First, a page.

By: Margie Quinn
March 25, 2015
Photo: Margie Quinn at the 2014 Christian Leadership Forum.
I feel like God is calling me to pay attention to the voices of people whose voices often get lost in the mix…
Last week a kid died in the alley by my office. A homeless kid. He overdosed and fell into a deep forever-sleep by the mail truck next to my office.
His name was Dylan. The street kids gathered around a lamppost by the alley to grieve his loss. They laid flowers down and wailed his name. They searched into the eyes of each person that passed. One-by-one they waited for someone to say, “I’m sorry,” or “I see you,” or “We must do better.”
I went home and cried and cried that night. I lit three candles on my porch and said a few words. What else could I do but watch the light flicker? What more could I say of a forgotten kid in an abandoned alley, aside from his name, over and over again? I breathed and whispered and eventually sung, Rest in peace Dylan. Rest in peace Dylan. Rest, Dylan.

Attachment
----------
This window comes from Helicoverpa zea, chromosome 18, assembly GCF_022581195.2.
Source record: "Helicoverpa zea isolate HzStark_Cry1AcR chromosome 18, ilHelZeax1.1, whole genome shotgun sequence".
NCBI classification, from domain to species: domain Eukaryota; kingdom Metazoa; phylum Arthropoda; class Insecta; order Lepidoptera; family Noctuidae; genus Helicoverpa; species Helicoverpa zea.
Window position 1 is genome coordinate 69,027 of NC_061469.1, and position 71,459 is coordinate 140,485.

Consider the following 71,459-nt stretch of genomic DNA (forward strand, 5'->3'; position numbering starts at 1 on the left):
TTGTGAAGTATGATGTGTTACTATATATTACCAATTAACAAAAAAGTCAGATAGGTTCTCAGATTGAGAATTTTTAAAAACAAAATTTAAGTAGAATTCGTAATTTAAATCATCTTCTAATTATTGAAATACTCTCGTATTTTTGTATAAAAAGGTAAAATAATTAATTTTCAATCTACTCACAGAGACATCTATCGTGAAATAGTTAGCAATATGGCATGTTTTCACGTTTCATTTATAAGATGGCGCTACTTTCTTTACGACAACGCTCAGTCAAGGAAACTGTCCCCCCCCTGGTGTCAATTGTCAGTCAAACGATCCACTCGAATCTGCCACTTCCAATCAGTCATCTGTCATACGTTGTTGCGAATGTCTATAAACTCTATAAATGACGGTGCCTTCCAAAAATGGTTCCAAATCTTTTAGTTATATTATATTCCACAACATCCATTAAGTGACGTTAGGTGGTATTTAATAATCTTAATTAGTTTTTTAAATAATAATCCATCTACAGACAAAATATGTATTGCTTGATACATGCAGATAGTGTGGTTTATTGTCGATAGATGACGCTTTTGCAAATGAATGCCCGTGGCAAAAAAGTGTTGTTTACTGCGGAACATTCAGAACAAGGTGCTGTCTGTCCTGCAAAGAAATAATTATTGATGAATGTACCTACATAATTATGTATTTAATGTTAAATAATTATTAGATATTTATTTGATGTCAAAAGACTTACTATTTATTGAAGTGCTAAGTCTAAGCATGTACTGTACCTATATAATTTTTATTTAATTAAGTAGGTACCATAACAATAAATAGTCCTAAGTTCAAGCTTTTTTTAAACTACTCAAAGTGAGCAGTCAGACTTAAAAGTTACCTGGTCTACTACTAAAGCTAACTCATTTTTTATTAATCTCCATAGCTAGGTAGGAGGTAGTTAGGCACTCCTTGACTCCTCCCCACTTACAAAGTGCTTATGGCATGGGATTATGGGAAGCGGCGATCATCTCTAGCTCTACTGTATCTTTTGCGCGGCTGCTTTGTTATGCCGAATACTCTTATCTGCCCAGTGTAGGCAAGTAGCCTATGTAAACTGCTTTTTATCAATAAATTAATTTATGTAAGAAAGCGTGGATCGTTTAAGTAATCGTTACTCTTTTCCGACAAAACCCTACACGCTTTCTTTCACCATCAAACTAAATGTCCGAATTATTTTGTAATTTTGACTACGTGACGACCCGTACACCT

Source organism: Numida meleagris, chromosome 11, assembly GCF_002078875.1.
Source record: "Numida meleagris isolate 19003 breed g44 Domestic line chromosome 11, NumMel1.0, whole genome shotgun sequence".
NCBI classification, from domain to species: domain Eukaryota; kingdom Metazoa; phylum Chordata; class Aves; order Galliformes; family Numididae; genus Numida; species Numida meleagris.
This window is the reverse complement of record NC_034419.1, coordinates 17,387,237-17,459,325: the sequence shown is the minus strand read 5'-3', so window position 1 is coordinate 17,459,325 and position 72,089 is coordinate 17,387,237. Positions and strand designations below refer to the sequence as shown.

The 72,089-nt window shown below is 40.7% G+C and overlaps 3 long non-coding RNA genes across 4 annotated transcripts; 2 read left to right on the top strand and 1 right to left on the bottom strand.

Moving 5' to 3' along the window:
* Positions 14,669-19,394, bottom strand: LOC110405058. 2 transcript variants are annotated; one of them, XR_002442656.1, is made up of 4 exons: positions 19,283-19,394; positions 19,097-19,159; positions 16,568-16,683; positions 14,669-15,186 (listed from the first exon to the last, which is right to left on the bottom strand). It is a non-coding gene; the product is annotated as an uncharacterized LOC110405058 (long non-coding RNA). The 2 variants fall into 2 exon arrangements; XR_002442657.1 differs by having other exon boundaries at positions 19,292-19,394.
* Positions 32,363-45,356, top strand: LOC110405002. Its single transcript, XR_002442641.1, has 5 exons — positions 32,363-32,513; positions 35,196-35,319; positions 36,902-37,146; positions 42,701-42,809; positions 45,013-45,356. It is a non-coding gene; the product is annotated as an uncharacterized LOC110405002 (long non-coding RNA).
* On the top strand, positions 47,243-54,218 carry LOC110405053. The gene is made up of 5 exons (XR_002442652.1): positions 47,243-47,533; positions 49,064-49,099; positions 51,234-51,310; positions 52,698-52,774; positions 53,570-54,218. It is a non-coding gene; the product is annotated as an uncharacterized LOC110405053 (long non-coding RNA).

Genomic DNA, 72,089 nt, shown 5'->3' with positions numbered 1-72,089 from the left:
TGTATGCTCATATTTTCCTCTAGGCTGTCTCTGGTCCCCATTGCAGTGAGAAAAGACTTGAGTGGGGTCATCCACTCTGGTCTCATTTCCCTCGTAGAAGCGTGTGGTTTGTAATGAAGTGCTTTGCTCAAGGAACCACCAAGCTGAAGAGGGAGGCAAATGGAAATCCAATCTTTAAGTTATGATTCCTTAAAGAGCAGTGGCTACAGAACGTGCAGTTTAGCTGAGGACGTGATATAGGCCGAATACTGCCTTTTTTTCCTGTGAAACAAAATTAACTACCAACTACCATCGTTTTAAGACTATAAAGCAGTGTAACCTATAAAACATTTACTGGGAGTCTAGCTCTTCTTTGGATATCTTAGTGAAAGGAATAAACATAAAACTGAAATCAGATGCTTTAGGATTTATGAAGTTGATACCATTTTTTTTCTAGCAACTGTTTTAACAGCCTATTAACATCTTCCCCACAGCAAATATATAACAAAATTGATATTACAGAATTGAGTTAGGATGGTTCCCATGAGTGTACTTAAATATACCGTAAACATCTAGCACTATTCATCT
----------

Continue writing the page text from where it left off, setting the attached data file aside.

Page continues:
How do you make the world stop, turn, look and notice? How many flowers must you bring to a lamppost before people ask, “Who?” and “Why?” and “How can this be?”
Since I moved to Seattle to work for Facing Homelessness, I feel like God is calling me to pay attention to the voices of people whose voices often get lost in the mix—homeless, LGBTQ, elderly voices. My job now feels like this odd sensation of falling without knowing what’s below me but trusting that God’s got me. There is no doubt that God (beauty, connection, community, compassion, holiness, divinity) happens here among the “least of these” but I didn’t realize the extent or power of God until I started working within a community of marginalized people.
Someone asked me recently what I thought ministry meant. Lately ministry feels like listening to others and holding their pain with them. And lately church feels like lighting a few candles and the whisper of a name. And lately prayer feels like asking “why?” over and over again until sleep takes over. And lately my calling feels more like a falling—deeper into a world in which I didn’t think God resided but does.
I used to have so many words for what I do. A run-on sentence job-description about street ministry and homeless advocacy and so on. Lately I don’t have a lot of words. I sit. I listen. I hear about pain. I share it with others. Lately I don’t know much, other than that God’s kingdom resides here. God’s beauty is being revealed to me here. And God has been waiting for me here all along.